Shawnee teacher honored by Kansas Teacher of the Year program
In her youth, Cathy Sheridan watched her autistic brother struggle as a student.
His behavioral issues were often met with unease and frustration in a society were autism wasn’t yet commonly recognized.
It was an experience that shaped the Shawnee resident’s life.
“I grew up wanting to make things better for him because he had so much potential and so much to give,” she said. “Watching what he went through taught me to persist, no matter what, and advocate on someone’s behalf.”
As an adult, she has turned that empathy into a passion for helping others.
Earlier this month, Sheridan was recognized as the Shawnee Mission School District nominee for Kansas Teacher of the Year during a regional awards banquet.
“It’s a privilege,” she said. “There are so many other teachers in Shawnee Mission doing fantastic things.”
Sheridan, who started with the district in 1997, is currently a special education teacher at Arrowhead Day School, a program tailored for K-12 students with significant emotional disabilities.
The school integrates trauma-informed therapeutic strategies with general education to allow students to one day successfully integrate into general education settings.
Sheridan teaches kindergarten through third grade at the school.
Many of her students have suffered a variety of trauma, which has impacted them to the point where they can’t function in a general education system. Sometimes they’ve experienced an abusive situation and they don’t trust adults.
In addition to general academics, Sheridan teaches her students societal skills which most people take for granted, such as how to function in a group setting or interact with other people appropriately. She often uses humor and role-play.
“It’s not just about getting their behavior under control, it’s about finding those teachable moments,” said Sheridan, who has also served as a music therapist and elementary school special education teacher in the district. “In society, we tend to think ‘let’s deal with it and move on’ but you have to work through the problem. It’s important to teach them skills to learn how to cope and that takes time.”
There is no one-size-fits-all solution to behavioral disorders because every child is different and has faced unique trauma, she pointed out.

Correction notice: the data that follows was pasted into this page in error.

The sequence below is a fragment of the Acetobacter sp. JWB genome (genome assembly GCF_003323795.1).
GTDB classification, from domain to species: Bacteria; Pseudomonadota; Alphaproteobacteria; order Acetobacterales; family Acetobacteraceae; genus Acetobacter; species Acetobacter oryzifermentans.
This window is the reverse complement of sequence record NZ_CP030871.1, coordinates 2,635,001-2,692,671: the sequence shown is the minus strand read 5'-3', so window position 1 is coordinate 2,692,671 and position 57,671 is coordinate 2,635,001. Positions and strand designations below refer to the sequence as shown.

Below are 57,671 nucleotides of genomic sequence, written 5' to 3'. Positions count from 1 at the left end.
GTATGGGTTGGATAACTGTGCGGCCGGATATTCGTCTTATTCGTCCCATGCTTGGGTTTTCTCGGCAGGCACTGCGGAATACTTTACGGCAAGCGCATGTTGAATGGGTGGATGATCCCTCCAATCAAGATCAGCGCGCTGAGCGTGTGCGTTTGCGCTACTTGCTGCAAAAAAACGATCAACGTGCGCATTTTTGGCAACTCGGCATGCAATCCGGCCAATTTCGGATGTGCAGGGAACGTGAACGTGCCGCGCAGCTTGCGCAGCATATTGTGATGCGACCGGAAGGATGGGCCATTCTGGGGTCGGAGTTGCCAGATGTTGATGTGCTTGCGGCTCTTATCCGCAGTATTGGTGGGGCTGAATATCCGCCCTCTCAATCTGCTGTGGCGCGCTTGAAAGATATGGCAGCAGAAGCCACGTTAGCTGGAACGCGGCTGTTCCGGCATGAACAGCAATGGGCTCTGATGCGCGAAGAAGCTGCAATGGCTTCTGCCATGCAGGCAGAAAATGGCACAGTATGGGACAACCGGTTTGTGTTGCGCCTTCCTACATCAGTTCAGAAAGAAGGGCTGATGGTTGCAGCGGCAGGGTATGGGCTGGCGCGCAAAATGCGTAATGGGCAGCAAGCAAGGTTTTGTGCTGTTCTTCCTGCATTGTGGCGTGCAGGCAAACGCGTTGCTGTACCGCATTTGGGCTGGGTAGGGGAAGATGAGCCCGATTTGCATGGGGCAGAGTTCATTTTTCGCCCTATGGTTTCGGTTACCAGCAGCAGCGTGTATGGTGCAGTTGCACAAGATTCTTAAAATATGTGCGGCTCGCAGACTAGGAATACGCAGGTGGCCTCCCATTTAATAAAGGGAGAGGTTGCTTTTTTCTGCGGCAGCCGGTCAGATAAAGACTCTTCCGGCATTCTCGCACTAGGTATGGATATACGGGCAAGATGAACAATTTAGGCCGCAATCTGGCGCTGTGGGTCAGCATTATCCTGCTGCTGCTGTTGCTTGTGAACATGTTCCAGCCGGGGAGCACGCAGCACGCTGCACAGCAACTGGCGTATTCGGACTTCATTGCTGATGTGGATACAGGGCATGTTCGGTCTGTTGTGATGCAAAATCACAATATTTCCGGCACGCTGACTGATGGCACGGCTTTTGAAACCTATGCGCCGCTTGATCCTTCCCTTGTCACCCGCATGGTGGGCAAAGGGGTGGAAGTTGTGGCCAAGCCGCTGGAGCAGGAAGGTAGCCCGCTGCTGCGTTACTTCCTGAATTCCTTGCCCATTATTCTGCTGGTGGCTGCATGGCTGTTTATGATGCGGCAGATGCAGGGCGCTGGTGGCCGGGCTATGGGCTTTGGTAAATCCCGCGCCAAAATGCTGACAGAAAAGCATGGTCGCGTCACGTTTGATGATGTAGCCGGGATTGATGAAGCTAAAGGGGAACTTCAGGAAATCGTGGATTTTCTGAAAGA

“You have to get to know each person and see how they see things,” she said. “It’s so critical to establish a relationship so you can play to their specific strengths.”
Her classroom serves as a safe space for her students. She maintains a calm environment and keeps sensory objects on hand, such as a weighted blanket or trampoline, for when a student gets frustrated or upset.
When a student yells at her, Sheridan doesn’t take it personally; she knows its about their struggle
“When trauma occurs, it can stop development because the brain goes through an unbelievable change,” she said. “Catching the situation early and assisting the kid before it becomes a more difficult problem is really important, because if you’re in fight or freeze mode, you can’t learn.”
She’s proud of each step her students make throughout the year and she often celebrates those victories, no matter how small. Finding the positive in what they do is one of her favorite aspects of the job.
“I’ve had kids who wouldn’t talk or make eye contact in the beginning of the year and by the end of the year, they’re making jokes and taking chances,” she said.
She is always seeking innovative ways to teach social and emotional learning. Her free time is often spent studying and researching different books, journals and TED talks.
After all, being a teacher doesn’t mean just educating students—it means educating yourself as well, Sheridan said.
“You have to change as a classroom teacher because it’s easy to get stuck in the ‘this works for me, so it’s how I do it’ mode,” she said. “I’m constantly analyzing different strategies and how kids respond to them.”
Clear Creek Elementary School art teacher Megan Clark was recently named a finalist for Kansas Teacher of the year. See her story here.